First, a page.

Single and Bidirectional Economic Dependencies in Energy Systems
Saturday, Jan. 5, 2019 12:30 PM - 2:15 PM
- Chair: Alberto J. Lamadrid, Lehigh University
Business Cycles and Innovation Cycles in the Upstream Oil & Gas Industry: Surviving the Ups and Downs
AbstractThe oil and gas industry prides itself on its ability to adopt, adapt, or create new technology. But by the time a new technology has been tested and enters the market, commodity prices may have collapsed, and innovators fail to capture the value of their innovations. In this research, we develop insights that can help the upstream oil and gas industry—exploration and production companies as well as service companies—better understand oil price and innovation cycles. We conceptualize upstream technology innovation based on econometric analysis, and based on case studies of key upstream innovations. Our econometric analysis shows that E&P companies’ research and development efforts have been reactive. R&D have expanded during periods of rising and high oil prices and have contracted during periods of falling and low oil prices. Research and development results follow a different pattern. These have been the outgrowth of proactive technologically-driven research programs which were largely independent of oil price levels. Full commercialization of such innovations often missed the window for the innovator to capture its maximum value. In other words, development and adoption of major innovations takes longer than the oil price cycle. Upstream innovators need to take this into consideration in planning research and development programs, so they can better estimate the value and maximize the benefits of their R&D investments.
Learning Where to Drill: Drilling Decisions and Geological Quality in the Haynesville Shale
AbstractThe productivity of unconventional oil and gas wells in the U.S. has risen dramatically as firms have learned about two aspects of extraction: the production process itself (i.e., how to drill) and the spatial distribution of the resource (i.e., where to drill). Both industry and academic studies have tended to focus on learning how to drill, especially with regards to the sand and water used in completions, but ignored firms’ choices of where to drill.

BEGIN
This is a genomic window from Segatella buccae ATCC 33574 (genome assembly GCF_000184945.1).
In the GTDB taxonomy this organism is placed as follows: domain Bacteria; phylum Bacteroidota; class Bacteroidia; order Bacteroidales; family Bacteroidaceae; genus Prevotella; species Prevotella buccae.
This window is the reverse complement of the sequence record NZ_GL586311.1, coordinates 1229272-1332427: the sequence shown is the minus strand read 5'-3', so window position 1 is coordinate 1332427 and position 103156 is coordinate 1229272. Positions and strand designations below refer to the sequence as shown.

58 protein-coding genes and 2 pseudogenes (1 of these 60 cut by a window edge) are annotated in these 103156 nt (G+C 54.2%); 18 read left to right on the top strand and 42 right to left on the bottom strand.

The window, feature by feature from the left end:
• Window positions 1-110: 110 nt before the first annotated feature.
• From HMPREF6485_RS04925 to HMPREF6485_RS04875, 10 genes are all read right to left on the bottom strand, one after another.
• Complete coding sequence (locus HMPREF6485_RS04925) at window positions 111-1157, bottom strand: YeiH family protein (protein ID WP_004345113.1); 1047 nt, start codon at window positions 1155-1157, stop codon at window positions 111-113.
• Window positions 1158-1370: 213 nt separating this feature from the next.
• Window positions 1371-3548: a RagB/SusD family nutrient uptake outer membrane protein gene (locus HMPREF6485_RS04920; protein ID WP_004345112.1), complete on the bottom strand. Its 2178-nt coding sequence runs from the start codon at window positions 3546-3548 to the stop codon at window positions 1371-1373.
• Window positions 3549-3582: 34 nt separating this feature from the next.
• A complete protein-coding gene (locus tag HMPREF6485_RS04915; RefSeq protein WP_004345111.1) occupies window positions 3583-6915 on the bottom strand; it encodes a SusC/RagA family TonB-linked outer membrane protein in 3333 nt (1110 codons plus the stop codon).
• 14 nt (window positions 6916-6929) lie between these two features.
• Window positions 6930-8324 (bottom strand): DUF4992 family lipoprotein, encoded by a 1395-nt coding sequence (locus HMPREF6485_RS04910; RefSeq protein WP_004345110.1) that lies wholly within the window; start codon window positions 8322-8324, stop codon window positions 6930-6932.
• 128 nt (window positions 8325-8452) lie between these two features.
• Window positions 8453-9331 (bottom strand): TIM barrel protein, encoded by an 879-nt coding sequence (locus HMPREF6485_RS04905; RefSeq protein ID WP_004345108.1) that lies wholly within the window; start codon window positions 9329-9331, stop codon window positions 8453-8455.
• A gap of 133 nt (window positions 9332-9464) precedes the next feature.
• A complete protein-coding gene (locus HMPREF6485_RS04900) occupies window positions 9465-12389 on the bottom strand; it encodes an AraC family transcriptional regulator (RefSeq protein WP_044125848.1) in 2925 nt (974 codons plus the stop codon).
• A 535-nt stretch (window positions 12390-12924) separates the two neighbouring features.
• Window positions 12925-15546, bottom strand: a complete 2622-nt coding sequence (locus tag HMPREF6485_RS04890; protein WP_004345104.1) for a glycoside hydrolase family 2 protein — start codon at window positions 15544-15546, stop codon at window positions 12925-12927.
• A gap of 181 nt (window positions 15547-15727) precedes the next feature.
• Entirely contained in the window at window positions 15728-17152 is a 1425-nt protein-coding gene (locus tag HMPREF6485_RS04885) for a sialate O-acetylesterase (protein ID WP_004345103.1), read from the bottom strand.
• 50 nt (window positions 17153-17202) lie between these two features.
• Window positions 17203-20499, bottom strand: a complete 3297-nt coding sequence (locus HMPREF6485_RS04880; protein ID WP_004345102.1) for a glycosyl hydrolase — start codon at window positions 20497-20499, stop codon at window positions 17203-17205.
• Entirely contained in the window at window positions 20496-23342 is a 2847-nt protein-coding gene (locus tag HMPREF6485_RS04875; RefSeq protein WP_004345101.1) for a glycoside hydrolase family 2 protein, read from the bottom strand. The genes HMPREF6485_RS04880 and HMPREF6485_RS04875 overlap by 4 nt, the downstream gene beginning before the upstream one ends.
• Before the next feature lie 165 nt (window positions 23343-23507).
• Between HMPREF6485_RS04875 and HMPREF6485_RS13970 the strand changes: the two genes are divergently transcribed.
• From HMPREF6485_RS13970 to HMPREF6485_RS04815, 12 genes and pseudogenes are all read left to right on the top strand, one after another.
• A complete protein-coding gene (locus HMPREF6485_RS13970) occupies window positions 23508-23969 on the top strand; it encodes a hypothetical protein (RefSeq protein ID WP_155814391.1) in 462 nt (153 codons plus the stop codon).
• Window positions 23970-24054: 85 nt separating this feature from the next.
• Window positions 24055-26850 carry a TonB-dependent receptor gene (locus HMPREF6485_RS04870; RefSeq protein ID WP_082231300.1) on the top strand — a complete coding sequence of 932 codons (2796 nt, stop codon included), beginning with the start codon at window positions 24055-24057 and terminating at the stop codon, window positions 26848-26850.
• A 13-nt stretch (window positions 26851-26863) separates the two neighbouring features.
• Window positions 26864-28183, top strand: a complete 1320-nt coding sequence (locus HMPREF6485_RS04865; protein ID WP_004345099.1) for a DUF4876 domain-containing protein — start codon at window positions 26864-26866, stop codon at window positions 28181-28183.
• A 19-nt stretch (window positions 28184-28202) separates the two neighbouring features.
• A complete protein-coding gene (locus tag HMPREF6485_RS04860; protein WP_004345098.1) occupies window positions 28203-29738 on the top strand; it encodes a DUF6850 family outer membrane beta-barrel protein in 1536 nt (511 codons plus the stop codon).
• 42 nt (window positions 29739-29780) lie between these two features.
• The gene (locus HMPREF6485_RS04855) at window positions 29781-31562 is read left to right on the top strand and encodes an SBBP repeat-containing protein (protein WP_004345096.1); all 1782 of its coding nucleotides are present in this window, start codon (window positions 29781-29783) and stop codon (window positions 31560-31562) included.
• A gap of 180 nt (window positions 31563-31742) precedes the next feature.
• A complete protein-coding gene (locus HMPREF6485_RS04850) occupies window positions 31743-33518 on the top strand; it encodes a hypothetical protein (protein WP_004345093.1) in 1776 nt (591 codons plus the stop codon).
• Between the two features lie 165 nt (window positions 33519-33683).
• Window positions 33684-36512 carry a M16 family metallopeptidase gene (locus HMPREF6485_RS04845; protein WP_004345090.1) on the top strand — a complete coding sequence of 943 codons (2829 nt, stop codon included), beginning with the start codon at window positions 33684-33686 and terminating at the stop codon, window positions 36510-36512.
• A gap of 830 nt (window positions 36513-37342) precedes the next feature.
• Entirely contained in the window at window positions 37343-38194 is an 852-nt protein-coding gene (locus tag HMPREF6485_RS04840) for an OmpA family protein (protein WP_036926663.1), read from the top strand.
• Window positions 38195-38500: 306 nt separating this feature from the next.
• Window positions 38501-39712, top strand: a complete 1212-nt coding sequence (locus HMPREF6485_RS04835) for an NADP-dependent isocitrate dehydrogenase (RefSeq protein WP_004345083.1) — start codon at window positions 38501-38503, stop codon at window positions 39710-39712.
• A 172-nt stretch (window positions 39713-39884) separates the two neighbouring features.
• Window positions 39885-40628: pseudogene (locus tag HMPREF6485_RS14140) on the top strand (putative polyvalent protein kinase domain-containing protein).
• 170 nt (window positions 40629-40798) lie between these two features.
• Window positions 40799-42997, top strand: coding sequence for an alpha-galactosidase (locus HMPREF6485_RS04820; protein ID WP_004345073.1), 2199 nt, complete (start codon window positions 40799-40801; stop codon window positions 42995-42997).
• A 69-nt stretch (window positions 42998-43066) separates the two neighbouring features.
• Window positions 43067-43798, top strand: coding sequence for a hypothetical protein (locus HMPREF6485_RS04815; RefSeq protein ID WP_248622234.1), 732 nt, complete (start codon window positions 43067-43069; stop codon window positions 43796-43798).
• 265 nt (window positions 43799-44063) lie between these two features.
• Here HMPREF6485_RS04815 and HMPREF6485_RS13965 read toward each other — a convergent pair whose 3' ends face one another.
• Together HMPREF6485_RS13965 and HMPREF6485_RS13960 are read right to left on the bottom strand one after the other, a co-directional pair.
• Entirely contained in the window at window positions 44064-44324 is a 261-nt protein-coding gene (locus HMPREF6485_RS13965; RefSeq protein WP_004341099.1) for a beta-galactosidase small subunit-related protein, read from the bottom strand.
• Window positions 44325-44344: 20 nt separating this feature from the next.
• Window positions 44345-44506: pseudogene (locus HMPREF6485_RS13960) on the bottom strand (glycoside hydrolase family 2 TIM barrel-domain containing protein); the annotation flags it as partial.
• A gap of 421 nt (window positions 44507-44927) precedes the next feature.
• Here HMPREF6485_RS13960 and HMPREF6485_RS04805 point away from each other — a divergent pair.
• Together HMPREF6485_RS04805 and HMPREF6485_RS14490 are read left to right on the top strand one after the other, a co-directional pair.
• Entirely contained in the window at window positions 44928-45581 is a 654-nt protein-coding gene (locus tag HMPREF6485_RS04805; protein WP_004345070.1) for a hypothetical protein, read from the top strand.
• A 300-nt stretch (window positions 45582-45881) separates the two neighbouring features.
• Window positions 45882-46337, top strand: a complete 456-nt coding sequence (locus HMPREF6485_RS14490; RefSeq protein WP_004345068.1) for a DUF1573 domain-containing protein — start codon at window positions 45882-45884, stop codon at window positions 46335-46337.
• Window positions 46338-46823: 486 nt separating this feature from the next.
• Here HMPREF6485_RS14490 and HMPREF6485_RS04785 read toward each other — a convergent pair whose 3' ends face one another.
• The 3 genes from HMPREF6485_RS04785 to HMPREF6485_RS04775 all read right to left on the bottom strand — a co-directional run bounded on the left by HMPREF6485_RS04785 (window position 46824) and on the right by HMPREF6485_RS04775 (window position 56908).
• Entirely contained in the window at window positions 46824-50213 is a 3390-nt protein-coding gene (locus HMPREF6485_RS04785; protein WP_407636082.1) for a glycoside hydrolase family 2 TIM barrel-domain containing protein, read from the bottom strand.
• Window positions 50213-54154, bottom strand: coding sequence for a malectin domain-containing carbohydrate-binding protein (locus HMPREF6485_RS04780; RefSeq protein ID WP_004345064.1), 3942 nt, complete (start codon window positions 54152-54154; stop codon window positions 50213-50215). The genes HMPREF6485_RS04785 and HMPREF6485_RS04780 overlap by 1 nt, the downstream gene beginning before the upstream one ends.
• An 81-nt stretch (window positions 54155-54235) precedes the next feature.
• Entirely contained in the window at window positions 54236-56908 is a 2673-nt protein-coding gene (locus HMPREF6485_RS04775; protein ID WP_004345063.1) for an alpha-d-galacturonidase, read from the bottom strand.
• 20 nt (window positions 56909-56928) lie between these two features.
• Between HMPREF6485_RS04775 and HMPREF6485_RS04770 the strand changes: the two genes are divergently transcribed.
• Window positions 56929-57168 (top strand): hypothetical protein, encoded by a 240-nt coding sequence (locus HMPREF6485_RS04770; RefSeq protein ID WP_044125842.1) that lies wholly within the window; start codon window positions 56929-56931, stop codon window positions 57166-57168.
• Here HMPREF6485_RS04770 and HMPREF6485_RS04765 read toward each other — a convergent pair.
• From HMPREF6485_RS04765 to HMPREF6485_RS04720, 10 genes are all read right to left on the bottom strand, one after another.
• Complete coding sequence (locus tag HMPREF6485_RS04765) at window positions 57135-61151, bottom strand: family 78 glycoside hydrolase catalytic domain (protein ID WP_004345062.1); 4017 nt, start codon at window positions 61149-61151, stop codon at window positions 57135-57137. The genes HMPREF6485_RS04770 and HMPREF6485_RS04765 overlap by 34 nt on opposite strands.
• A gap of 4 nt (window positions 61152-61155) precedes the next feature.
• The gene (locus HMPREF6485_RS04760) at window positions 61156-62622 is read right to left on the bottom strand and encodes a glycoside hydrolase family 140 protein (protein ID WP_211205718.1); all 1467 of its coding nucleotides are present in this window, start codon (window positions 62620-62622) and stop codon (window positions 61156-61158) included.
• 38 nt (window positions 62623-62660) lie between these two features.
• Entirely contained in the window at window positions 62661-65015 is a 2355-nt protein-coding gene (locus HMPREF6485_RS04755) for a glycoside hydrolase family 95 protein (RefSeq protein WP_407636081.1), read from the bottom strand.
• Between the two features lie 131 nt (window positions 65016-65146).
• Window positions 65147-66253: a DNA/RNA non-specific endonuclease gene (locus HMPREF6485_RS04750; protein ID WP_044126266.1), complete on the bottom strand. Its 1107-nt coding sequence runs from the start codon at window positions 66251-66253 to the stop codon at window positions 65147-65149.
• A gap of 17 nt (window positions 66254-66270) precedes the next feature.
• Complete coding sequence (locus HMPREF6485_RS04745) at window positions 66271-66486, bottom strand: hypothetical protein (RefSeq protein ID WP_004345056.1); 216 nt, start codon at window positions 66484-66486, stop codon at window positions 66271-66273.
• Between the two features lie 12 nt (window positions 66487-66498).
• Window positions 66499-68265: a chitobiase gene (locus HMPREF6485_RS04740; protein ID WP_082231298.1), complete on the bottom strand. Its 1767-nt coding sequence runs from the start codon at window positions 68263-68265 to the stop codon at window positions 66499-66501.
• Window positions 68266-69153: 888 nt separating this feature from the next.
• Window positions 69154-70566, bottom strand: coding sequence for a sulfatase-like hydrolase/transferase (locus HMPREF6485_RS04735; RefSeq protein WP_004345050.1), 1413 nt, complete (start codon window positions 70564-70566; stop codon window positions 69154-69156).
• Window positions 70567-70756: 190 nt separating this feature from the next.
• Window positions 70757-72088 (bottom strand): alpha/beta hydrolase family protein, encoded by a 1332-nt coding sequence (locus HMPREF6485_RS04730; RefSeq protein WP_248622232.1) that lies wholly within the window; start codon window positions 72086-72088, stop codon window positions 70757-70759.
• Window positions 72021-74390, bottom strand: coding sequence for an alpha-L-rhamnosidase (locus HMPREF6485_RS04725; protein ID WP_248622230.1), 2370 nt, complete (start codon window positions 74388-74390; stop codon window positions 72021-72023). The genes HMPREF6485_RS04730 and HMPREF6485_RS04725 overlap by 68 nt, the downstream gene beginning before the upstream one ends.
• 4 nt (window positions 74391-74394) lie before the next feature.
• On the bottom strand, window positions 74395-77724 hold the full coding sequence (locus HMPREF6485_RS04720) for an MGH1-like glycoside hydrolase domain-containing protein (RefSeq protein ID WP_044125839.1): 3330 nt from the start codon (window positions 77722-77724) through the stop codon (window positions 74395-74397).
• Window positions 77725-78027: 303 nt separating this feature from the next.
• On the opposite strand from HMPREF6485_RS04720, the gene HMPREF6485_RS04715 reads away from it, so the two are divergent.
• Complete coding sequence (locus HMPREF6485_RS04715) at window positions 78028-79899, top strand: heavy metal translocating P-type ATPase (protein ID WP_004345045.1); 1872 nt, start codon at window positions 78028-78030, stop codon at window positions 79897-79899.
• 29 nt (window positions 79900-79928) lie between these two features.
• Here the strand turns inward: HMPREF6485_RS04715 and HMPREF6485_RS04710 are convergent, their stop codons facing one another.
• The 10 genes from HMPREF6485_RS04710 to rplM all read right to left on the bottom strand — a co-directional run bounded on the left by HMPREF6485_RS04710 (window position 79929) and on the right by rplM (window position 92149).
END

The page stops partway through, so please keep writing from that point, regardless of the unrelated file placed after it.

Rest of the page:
To assess the contribution and consequences of learning about where to drill for supply, I estimate (1) what firms know about how productive a location will be before they drill it, and (2) how what firms learn helps them concentrate drilling in more productive locations. I then assess the quantitative implications of firms' information for the dynamics of productivity and supply: (1) in the short run, is learning sufficient to increase average output per well, and (2) in the long run, how severe are the depletion effects associated with the transition from drilling better to worse locations?
I estimate the model using a dataset I assemble on Louisiana's Haynesville shale, a natural gas-producing area, during the 2003—2016 period. This rich, geospatial dataset draws on several public and private sources and includes each mineral lease, well, and natural gas production stream in the play.
Estimates suggest that firms' initial signals about the spatial distribution of deposits are very noisy, but initial drilling resolves much of the uncertainty. Learning about where to drill may have led to economically meaningful increases in output per well, but the long-run productivity implications of the implied acceleration in depletion appear to be mild.
Optimization of a Prototype Electric Power System: Legacy Assets and New Investments
AbstractRecently there has been much discussion about whether current electricity market designs provide adequate resiliency and incentives for new investments (Tierney and Palmer, May 8 & 9, 2018; DOE/NETL 2018; DOE Staff Report, Appendic C, pp. 154-155). These are complex issues, affecting the gas market and the uptake of advanced technology, to which careful analysis and modelling can provide insights and suggest sensible steps forward. Here we present optimization model results which balance major issues including the importance of bi-directional economic dependencies between the natural gas market and electric power systems which are becoming more dependent on gas. One question addressed here is what is the economic value of large dispatchable electric power plants within an optimized electric power grid, taking into account gas market interactions.
- L9 - Industry Studies: Transportation and Utilities
- Q4 - Energy